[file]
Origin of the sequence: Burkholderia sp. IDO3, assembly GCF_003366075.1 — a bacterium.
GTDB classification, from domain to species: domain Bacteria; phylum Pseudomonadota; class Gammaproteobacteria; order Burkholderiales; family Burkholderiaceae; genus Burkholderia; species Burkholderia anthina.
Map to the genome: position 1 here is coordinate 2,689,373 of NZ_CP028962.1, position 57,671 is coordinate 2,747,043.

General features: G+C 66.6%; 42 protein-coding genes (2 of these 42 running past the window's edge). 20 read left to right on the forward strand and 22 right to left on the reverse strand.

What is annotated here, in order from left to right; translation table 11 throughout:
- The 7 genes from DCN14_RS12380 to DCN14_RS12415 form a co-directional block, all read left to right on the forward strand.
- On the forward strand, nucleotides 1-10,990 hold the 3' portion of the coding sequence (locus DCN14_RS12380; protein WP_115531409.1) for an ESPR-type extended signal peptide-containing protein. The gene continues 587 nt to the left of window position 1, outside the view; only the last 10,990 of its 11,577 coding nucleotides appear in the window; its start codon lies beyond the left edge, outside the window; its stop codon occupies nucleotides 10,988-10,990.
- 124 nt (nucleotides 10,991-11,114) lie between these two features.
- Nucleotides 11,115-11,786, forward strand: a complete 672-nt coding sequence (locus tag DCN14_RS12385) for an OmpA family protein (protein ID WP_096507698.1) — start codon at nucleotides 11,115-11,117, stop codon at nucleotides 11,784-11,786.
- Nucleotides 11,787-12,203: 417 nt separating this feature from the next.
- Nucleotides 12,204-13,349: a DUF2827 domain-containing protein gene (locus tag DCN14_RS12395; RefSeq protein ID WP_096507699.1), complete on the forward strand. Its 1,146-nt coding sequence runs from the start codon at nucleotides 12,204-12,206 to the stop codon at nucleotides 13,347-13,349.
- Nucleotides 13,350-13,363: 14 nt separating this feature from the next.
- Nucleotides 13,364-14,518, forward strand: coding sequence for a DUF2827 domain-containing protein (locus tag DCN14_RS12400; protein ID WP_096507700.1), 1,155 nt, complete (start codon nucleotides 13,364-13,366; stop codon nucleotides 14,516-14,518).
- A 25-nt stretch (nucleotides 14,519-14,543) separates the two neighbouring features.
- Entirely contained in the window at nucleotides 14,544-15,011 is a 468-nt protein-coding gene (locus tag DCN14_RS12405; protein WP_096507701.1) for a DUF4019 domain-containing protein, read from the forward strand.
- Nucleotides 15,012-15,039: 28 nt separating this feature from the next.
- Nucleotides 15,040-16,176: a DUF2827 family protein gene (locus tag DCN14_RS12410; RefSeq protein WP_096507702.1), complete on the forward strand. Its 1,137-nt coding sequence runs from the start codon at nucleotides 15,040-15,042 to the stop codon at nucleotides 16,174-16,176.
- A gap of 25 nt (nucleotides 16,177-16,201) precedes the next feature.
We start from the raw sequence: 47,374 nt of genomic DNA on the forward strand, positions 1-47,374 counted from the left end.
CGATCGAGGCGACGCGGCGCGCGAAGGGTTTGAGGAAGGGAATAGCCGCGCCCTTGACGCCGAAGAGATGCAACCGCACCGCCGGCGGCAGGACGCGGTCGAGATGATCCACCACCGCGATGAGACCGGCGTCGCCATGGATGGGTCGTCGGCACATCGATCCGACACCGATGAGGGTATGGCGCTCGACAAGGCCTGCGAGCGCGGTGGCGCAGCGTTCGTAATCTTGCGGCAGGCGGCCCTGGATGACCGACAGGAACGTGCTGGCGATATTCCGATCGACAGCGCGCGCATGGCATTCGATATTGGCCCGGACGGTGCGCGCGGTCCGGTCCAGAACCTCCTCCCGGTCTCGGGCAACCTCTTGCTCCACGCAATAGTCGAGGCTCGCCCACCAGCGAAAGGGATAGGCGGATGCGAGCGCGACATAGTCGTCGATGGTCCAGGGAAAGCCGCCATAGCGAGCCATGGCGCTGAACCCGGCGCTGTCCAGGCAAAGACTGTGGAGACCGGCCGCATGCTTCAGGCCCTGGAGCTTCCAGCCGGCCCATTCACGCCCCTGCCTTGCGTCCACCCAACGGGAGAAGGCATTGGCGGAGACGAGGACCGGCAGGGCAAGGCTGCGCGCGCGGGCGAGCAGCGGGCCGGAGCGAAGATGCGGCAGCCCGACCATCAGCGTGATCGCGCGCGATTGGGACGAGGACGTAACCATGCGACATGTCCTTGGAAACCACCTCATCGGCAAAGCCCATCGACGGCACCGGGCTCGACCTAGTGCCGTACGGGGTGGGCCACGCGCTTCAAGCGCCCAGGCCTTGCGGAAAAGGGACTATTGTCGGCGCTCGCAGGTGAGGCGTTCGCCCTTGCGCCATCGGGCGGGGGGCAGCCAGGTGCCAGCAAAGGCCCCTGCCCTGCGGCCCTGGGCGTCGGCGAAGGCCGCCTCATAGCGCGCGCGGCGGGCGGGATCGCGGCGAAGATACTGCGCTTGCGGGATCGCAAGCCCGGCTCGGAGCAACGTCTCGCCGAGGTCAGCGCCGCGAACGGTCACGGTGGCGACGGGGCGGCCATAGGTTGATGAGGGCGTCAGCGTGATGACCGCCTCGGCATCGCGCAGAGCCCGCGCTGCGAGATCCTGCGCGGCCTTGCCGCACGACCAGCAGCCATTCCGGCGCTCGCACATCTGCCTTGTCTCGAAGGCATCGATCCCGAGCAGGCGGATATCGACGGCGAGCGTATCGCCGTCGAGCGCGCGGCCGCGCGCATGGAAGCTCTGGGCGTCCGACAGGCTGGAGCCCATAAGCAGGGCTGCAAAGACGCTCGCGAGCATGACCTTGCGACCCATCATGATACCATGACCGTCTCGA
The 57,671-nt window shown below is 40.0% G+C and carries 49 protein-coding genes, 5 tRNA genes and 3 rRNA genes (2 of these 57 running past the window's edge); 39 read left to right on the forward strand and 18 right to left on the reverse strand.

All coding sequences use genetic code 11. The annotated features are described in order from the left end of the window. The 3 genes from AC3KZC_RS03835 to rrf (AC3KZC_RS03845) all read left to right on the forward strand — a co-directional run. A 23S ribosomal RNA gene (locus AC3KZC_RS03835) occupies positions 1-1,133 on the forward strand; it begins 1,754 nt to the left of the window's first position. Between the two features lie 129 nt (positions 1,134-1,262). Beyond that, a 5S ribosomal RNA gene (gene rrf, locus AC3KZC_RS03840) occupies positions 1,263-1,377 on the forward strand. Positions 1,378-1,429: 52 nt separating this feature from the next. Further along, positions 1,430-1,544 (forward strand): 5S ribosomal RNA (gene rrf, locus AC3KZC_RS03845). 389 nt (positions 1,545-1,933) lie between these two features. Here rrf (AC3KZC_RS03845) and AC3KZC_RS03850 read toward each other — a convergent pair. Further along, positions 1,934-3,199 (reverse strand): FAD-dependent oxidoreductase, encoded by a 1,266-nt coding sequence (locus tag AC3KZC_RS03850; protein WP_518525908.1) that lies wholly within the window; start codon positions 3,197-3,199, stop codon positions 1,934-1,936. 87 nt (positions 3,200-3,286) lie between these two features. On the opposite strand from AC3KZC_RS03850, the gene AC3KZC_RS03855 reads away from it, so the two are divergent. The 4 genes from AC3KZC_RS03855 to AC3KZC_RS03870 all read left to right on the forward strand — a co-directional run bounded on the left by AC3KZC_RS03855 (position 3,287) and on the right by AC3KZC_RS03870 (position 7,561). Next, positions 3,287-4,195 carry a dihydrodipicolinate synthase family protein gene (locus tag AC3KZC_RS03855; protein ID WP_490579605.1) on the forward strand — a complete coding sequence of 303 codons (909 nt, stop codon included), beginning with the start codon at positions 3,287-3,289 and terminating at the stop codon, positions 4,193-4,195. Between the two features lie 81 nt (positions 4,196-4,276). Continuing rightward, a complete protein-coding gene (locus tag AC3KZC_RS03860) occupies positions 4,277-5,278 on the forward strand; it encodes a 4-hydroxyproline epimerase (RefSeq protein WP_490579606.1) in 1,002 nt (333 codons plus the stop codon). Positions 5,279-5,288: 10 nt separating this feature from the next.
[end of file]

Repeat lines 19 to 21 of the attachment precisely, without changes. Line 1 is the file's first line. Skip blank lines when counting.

We start from the raw sequence: 47,374 nt of genomic DNA on the forward strand, positions 1-47,374 counted from the left end.
CGATCGAGGCGACGCGGCGCGCGAAGGGTTTGAGGAAGGGAATAGCCGCGCCCTTGACGCCGAAGAGATGCAACCGCACCGCCGGCGGCAGGACGCGGTCGAGATGATCCACCACCGCGATGAGACCGGCGTCGCCATGGATGGGTCGTCGGCACATCGATCCGACACCGATGAGGGTATGGCGCTCGACAAGGCCTGCGAGCGCGGTGGCGCAGCGTTCGTAATCTTGCGGCAGGCGGCCCTGGATGACCGACAGGAACGTGCTGGCGATATTCCGATCGACAGCGCGCGCATGGCATTCGATATTGGCCCGGACGGTGCGCGCGGTCCGGTCCAGAACCTCCTCCCGGTCTCGGGCAACCTCTTGCTCCACGCAATAGTCGAGGCTCGCCCACCAGCGAAAGGGATAGGCGGATGCGAGCGCGACATAGTCGTCGATGGTCCAGGGAAAGCCGCCATAGCGAGCCATGGCGCTGAACCCGGCGCTGTCCAGGCAAAGACTGTGGAGACCGGCCGCATGCTTCAGGCCCTGGAGCTTCCAGCCGGCCCATTCACGCCCCTGCCTTGCGTCCACCCAACGGGAGAAGGCATTGGCGGAGACGAGGACCGGCAGGGCAAGGCTGCGCGCGCGGGCGAGCAGCGGGCCGGAGCGAAGATGCGGCAGCCCGACCATCAGCGTGATCGCGCGCGATTGGGACGAGGACGTAACCATGCGACATGTCCTTGGAAACCACCTCATCGGCAAAGCCCATCGACGGCACCGGGCTCGACCTAGTGCCGTACGGGGTGGGCCACGCGCTTCAAGCGCCCAGGCCTTGCGGAAAAGGGACTATTGTCGGCGCTCGCAGGTGAGGCGTTCGCCCTTGCGCCATCGGGCGGGGGGCAGCCAGGTGCCAGCAAAGGCCCCTGCCCTGCGGCCCTGGGCGTCGGCGAAGGCCGCCTCATAGCGCGCGCGGCGGGCGGGATCGCGGCGAAGATACTGCGCTTGCGGGATCGCAAGCCCGGCTCGGAGCAACGTCTCGCCGAGGTCAGCGCCGCGAACGGTCACGGTGGCGACGGGGCGGCCATAGGTTGATGAGGGCGTCAGCGTGATGACCGCCTCGGCATCGCGCAGAGCCCGCGCTGCGAGATCCTGCGCGGCCTTGCCGCACGACCAGCAGCCATTCCGGCGCTCGCACATCTGCCTTGTCTCGAAGGCATCGATCCCGAGCAGGCGGATATCGACGGCGAGCGTATCGCCGTCGAGCGCGCGGCCGCGCGCATGGAAGCTCTGGGCGTCCGACAGGCTGGAGCCCATAAGCAGGGCTGCAAAGACGCTCGCGAGCATGACCTTGCGACCCATCATGATACCATGACCGTCTCGA
The 57,671-nt window shown below is 40.0% G+C and carries 49 protein-coding genes, 5 tRNA genes and 3 rRNA genes (2 of these 57 running past the window's edge); 39 read left to right on the forward strand and 18 right to left on the reverse strand.